The Five Biggest Failures From President Obama's Stimulus Law

RNC Chairman Reince Priebus details the law's biggest failures on its third anniversary.

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Reince Priebus is chairman of the Republican National Committee.

Some milestones are worth celebrating. Others, we'd much rather forget. Today, sadly, is the latter. On this day in 2009, President Barack Obama signed the stimulus bill into law.

Three years and $825 billion later, the results are clear. Instead of producing an economic recovery, the stimulus produced only broken promises and massive debt. The stimulus failed—and by the president's own standards at that.

[Check out political cartoons about President Obama.]

In early 2009, the incoming administration offered detailed predictions of exactly what the stimulus would accomplish. Those predictions, especially the five boldest, have proven to be terribly wrong. So on this anniversary, in lieu of gifts, let us offer the president a little accountability.

First, Obama's economic advisers promised the stimulus would keep the unemployment rate below 8 percent. In 2012, the unemployment rate was supposed to fall below 6 percent. The prediction was not meant to be taken lightly. In a January 2009 radio address, Obama announced he was releasing a report based on "rigorous analysis" that charted unemployment through 2013 so "the American people can see exactly what this plan will mean for their families."

Today, 12.8 million Americans are unemployed, 8.2 million cannot find enough work, and 1.1 million have given up looking for work altogether. Unemployment still remains above 8 percent, the supposed maximum rate, and certainly above 6 percent. For 36 straight months, unemployment has been higher than what the president promised. That's more than a rounding error; that is a failure of leadership.

[See editorial cartoons about the economy.]

Second, Obama promised the stimulus would not only have a large impact but also an immediate impact. Said the president-elect, "I'm confident ... our 21st century investments will create jobs immediately," adding, "We've got shovel-ready projects all across the country."

Those jobs never materialized, and it was not for lack of workers—or shovels. As President Obama remarked in June 2011, "Shovel-ready was not as shovel-ready as we expected." He chuckled through the mea culpa, but it's no laughing matter. Obama failed to deliver—and at great cost to taxpayers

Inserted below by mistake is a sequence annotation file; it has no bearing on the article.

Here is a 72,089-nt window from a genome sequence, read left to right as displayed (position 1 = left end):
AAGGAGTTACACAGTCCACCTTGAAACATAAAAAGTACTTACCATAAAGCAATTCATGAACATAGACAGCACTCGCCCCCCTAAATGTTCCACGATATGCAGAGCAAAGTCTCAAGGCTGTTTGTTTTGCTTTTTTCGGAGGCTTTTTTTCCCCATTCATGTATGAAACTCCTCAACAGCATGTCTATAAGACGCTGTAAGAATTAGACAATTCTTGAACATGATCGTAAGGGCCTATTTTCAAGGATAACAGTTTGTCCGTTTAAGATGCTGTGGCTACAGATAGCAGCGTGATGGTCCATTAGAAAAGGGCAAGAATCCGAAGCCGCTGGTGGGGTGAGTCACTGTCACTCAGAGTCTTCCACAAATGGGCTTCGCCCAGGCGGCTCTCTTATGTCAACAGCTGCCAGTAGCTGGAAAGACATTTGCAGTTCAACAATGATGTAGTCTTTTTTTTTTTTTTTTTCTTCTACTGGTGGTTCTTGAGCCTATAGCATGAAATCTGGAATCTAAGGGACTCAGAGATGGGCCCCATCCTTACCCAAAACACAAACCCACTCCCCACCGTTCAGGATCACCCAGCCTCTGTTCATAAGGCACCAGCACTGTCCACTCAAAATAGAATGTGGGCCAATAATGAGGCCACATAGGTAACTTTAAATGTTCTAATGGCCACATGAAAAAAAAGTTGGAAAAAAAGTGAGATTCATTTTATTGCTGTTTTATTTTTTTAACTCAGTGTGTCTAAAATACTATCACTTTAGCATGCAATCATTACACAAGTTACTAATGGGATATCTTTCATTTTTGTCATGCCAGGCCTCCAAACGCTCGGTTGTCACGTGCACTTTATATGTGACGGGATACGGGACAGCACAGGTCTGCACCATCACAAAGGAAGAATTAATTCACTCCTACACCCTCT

[Check out political cartoons about the budget and deficit.]

Third, President Obama said in February 2009 that the stimulus would lift "2 million Americans from poverty." But since Obama took office, 6.3 million Americans have fallen into poverty.

2010 U.S. Census data, the most recent available, showed that 46.2 million Americans were living in poverty. Worse still, child poverty has increased, rising to 21.6 percent. Many middle class Americans, unable to find work or decent wages, have fallen below the poverty line in recent years. It's the most tragic cost of this prolonged economic nightmare.

[Read about how the U.S. is in the midst of the longest period of high unemployment since the Great Depression.]

Fourth, the "green economy," Obama vowed, would create millions of jobs. The Energy Department has handed out $35.2 billion in stimulus money to jumpstart the clean energy industry, but it's created more red ink than green jobs. Nationally, green technology accounts for just 2 percent of employment nationwide and there has been no marked boom in the industry.

Those loans, however, have created quite the scandal. Nearly half a billion in taxpayer dollars was lost to the now-bankrupt solar energy company Solyndra. The company, which has since laid off over 1,000 workers, was Obama's self-described poster-child for "American ingenuity and dynamism" in 2010. Today, it's the poster-child for the hazards of reckless spending.

Finally, the fifth promise: one million electric cars. Obama promised the stimulus would put one million electric vehicles on the road by 2015. Last month, the Washington Post reported that "evidence is mounting that President Obama was overly optimistic" to make that pledge.

General Motors' Volt, expected to be a hybrid hit, fell far short of its sales goals in 2011 by 38 percent. Fisker Automotive, which received half a billion dollars of stimulus money, also fell short of its manufacturing goals. On top of that, instead of creating jobs in the United States, the company is building its cars in Finland. So the Recovery Act did at least manage to stimulate Scandinavia.